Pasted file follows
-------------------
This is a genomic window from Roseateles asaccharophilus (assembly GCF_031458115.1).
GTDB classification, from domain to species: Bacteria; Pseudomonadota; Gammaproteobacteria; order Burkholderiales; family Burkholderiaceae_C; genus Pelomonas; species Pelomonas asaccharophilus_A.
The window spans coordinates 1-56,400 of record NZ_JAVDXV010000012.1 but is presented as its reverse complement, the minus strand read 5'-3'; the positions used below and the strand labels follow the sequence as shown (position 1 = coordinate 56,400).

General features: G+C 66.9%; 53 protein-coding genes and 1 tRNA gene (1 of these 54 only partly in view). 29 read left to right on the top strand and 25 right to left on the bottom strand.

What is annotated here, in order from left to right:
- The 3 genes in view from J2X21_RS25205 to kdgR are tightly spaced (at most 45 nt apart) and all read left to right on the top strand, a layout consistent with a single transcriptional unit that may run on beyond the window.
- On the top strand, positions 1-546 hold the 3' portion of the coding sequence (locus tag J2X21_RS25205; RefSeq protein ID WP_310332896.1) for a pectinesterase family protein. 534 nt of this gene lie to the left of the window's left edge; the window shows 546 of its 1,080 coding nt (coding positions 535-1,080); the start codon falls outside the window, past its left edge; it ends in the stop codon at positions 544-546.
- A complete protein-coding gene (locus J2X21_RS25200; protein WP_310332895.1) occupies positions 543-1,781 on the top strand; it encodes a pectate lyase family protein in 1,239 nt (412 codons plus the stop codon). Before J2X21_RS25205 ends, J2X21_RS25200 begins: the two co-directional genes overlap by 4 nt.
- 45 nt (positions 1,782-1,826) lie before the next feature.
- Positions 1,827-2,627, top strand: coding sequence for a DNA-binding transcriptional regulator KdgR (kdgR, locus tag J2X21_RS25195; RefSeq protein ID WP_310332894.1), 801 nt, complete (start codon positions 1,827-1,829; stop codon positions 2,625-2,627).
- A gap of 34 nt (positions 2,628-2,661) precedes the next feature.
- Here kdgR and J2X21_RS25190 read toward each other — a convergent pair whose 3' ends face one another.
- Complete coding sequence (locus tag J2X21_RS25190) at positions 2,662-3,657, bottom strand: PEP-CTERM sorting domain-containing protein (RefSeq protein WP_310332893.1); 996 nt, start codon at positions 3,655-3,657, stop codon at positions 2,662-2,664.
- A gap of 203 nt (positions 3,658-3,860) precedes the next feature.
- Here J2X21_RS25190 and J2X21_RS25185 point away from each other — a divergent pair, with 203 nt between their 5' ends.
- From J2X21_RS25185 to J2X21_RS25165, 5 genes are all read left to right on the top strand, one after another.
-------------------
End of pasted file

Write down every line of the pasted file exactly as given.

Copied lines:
This is a genomic window from Roseateles asaccharophilus (assembly GCF_031458115.1).
GTDB classification, from domain to species: Bacteria; Pseudomonadota; Gammaproteobacteria; order Burkholderiales; family Burkholderiaceae_C; genus Pelomonas; species Pelomonas asaccharophilus_A.
The window spans coordinates 1-56,400 of record NZ_JAVDXV010000012.1 but is presented as its reverse complement, the minus strand read 5'-3'; the positions used below and the strand labels follow the sequence as shown (position 1 = coordinate 56,400).

General features: G+C 66.9%; 53 protein-coding genes and 1 tRNA gene (1 of these 54 only partly in view). 29 read left to right on the top strand and 25 right to left on the bottom strand.

What is annotated here, in order from left to right:
- The 3 genes in view from J2X21_RS25205 to kdgR are tightly spaced (at most 45 nt apart) and all read left to right on the top strand, a layout consistent with a single transcriptional unit that may run on beyond the window.
- On the top strand, positions 1-546 hold the 3' portion of the coding sequence (locus tag J2X21_RS25205; RefSeq protein ID WP_310332896.1) for a pectinesterase family protein. 534 nt of this gene lie to the left of the window's left edge; the window shows 546 of its 1,080 coding nt (coding positions 535-1,080); the start codon falls outside the window, past its left edge; it ends in the stop codon at positions 544-546.
- A complete protein-coding gene (locus J2X21_RS25200; protein WP_310332895.1) occupies positions 543-1,781 on the top strand; it encodes a pectate lyase family protein in 1,239 nt (412 codons plus the stop codon). Before J2X21_RS25205 ends, J2X21_RS25200 begins: the two co-directional genes overlap by 4 nt.
- 45 nt (positions 1,782-1,826) lie before the next feature.
- Positions 1,827-2,627, top strand: coding sequence for a DNA-binding transcriptional regulator KdgR (kdgR, locus tag J2X21_RS25195; RefSeq protein ID WP_310332894.1), 801 nt, complete (start codon positions 1,827-1,829; stop codon positions 2,625-2,627).
- A gap of 34 nt (positions 2,628-2,661) precedes the next feature.
- Here kdgR and J2X21_RS25190 read toward each other — a convergent pair whose 3' ends face one another.
- Complete coding sequence (locus tag J2X21_RS25190) at positions 2,662-3,657, bottom strand: PEP-CTERM sorting domain-containing protein (RefSeq protein WP_310332893.1); 996 nt, start codon at positions 3,655-3,657, stop codon at positions 2,662-2,664.
- A gap of 203 nt (positions 3,658-3,860) precedes the next feature.
- Here J2X21_RS25190 and J2X21_RS25185 point away from each other — a divergent pair, with 203 nt between their 5' ends.
- From J2X21_RS25185 to J2X21_RS25165, 5 genes are all read left to right on the top strand, one after another.